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|Tarzan of the Apes||Edgar Rice Burroughs|
The Height of Civilization
|Page 4 of 7||
For a moment Tarzan stood irresolute, swayed by conflicting emotions of loyalty to D'Arnot and a mighty lust for the freedom of his own jungle. At last the vision of a beautiful face, and the memory of warm lips crushed to his dissolved the fascinating picture he had been drawing of his old life.
The ape-man threw the warm carcass of Numa across his shoulders and took to the trees once more.
The men upon the veranda had sat for an hour, almost in silence.
They had tried ineffectually to converse on various subjects, and always the thing uppermost in the mind of each had caused the conversation to lapse.
"MON DIEU," said the wagerer at length, "I can endure it no longer. I am going into the jungle with my express and bring back that mad man."
"I will go with you," said one.
"And I"--"And I"--"And I," chorused the others.
As though the suggestion had broken the spell of some horrid nightmare they hastened to their various quarters, and presently were headed toward the jungle--each one heavily armed.
"God! What was that?" suddenly cried one of the party, an Englishman, as Tarzan's savage cry came faintly to their ears.
"I heard the same thing once before," said a Belgian, "when I was in the gorilla country. My carriers said it was the cry of a great bull ape who has made a kill."
D'Arnot remembered Clayton's description of the awful roar with which Tarzan had announced his kills, and he half smiled in spite of the horror which filled him to think that the uncanny sound could have issued from a human throat --from the lips of his friend.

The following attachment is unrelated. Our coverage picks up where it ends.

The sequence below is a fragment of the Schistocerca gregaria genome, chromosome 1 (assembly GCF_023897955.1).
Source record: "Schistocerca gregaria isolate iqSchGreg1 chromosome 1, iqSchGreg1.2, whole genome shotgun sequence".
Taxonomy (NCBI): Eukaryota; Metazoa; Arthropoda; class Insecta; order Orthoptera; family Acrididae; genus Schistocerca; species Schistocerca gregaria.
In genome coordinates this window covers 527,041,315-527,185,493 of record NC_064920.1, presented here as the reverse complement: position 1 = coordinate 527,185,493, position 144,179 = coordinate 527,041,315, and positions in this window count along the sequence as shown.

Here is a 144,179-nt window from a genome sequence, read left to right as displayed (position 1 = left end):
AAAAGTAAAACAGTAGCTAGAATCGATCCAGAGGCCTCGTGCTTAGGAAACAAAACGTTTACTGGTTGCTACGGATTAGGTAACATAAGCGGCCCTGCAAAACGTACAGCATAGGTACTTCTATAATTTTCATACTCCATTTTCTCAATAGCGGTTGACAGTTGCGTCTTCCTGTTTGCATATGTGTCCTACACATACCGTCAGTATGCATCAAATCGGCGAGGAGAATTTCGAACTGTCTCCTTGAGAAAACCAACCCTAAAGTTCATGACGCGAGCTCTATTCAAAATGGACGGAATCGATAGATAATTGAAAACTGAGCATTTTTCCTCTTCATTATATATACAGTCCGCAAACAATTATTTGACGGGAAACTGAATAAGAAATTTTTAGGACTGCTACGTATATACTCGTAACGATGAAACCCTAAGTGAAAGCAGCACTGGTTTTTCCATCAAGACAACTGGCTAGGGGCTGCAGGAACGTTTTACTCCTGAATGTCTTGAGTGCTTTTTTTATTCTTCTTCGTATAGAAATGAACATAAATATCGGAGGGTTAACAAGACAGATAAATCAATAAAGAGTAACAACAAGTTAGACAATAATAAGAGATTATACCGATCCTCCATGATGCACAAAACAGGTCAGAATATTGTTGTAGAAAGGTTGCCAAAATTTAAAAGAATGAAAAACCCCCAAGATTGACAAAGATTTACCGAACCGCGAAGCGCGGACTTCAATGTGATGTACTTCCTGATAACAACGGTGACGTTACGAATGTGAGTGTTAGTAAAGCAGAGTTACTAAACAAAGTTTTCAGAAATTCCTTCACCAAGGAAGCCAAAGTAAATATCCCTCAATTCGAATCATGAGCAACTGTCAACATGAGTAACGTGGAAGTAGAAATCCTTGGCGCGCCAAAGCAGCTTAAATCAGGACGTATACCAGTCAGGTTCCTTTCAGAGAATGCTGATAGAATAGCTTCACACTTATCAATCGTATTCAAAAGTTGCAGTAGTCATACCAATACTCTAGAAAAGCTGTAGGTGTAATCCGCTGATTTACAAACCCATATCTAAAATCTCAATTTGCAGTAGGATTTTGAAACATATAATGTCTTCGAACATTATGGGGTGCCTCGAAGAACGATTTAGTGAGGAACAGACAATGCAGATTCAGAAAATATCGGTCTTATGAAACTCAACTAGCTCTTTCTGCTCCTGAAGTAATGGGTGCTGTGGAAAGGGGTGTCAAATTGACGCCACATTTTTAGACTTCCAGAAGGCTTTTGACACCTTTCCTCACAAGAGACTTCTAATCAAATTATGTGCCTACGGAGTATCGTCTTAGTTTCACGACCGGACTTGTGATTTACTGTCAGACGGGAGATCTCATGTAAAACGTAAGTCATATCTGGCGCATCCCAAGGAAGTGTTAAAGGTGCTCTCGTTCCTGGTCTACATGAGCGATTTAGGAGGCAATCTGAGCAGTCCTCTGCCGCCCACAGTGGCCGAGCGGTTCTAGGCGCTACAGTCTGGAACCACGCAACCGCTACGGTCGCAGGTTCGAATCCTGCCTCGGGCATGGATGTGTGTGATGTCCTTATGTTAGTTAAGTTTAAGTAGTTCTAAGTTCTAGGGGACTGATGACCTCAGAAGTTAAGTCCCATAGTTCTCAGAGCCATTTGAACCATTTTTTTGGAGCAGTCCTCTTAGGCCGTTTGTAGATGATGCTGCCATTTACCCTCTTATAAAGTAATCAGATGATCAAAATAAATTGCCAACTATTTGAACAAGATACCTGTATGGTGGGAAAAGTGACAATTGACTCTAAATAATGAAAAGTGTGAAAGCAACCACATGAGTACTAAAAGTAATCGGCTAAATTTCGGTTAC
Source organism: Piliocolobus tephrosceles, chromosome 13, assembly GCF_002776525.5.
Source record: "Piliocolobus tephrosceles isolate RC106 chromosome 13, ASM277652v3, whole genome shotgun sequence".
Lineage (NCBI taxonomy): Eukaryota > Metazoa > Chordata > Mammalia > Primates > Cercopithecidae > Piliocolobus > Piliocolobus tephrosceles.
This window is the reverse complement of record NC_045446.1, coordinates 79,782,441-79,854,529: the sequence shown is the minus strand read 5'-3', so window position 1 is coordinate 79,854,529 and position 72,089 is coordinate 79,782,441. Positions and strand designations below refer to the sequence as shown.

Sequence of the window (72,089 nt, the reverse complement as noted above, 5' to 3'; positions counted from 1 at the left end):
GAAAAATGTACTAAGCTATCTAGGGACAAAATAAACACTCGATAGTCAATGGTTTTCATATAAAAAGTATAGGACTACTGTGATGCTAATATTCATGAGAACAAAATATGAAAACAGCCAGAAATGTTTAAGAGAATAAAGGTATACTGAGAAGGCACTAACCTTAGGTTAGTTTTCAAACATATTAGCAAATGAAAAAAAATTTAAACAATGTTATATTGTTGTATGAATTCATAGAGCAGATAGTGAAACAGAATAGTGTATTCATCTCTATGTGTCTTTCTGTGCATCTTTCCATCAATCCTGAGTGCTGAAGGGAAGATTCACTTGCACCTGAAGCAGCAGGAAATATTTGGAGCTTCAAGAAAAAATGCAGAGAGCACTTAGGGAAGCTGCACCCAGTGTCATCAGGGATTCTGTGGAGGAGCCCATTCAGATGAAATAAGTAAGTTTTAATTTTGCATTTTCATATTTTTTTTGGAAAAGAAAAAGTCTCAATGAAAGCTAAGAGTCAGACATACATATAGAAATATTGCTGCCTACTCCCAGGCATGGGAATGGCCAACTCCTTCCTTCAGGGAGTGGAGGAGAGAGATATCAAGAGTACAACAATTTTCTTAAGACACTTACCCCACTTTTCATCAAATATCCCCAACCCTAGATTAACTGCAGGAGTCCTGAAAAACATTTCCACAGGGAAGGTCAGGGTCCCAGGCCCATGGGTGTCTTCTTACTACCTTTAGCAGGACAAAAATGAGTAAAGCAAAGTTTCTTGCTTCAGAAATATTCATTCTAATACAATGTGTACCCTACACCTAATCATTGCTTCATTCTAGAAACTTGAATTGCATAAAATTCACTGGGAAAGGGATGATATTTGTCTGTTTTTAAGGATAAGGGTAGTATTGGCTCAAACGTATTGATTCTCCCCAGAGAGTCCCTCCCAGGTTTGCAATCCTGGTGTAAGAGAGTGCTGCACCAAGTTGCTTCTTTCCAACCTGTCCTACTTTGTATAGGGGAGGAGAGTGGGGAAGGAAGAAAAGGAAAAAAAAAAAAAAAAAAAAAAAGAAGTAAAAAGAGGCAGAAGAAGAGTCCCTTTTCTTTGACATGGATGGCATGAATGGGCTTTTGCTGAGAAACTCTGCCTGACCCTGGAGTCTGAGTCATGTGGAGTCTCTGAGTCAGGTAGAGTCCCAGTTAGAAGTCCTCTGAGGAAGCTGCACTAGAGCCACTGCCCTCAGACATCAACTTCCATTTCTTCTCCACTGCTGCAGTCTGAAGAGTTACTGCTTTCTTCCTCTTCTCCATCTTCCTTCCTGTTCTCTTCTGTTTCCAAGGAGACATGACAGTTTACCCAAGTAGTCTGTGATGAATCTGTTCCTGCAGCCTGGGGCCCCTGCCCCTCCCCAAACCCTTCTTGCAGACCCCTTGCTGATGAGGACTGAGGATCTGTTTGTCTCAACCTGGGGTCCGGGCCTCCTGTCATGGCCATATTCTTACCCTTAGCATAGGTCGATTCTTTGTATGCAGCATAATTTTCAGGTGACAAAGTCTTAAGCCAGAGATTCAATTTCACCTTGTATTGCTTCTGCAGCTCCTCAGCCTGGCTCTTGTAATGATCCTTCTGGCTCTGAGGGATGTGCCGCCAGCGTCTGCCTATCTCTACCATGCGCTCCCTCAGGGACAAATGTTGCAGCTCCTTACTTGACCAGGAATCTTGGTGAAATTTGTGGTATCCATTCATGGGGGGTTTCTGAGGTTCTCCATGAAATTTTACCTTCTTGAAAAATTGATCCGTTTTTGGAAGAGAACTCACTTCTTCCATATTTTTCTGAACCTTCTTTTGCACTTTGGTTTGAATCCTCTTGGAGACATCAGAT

As the party stood finally near the edge of the jungle, debating as to the best distribution of their forces, they were startled by a low laugh near them, and turning, beheld advancing toward them a giant figure bearing a dead lion upon its broad shoulders.
Even D'Arnot was thunderstruck, for it seemed impossible that the man could have so quickly dispatched a lion with the pitiful weapons he had taken, or that alone he could have borne the huge carcass through the tangled jungle.
The men crowded about Tarzan with many questions, but his only answer was a laughing depreciation of his feat.
To Tarzan it was as though one should eulogize a butcher for his heroism in killing a cow, for Tarzan had killed so often for food and for self-preservation that the act seemed anything but remarkable to him. But he was indeed a hero in the eyes of these men--men accustomed to hunting big game.
Incidentally, he had won ten thousand francs, for D'Arnot insisted that he keep it all.
This was a very important item to Tarzan, who was just commencing to realize the power which lay beyond the little pieces of metal and paper which always changed hands when human beings rode, or ate, or slept, or clothed themselves, or drank, or worked, or played, or sheltered themselves from the rain or cold or sun.
It had become evident to Tarzan that without money one must die. D'Arnot had told him not to worry, since he had more than enough for both, but the ape-man was learning many things and one of them was that people looked down upon one who accepted money from another without giving something of equal value in exchange.
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|Tarzan of the Apes
Edgar Rice Burroughs
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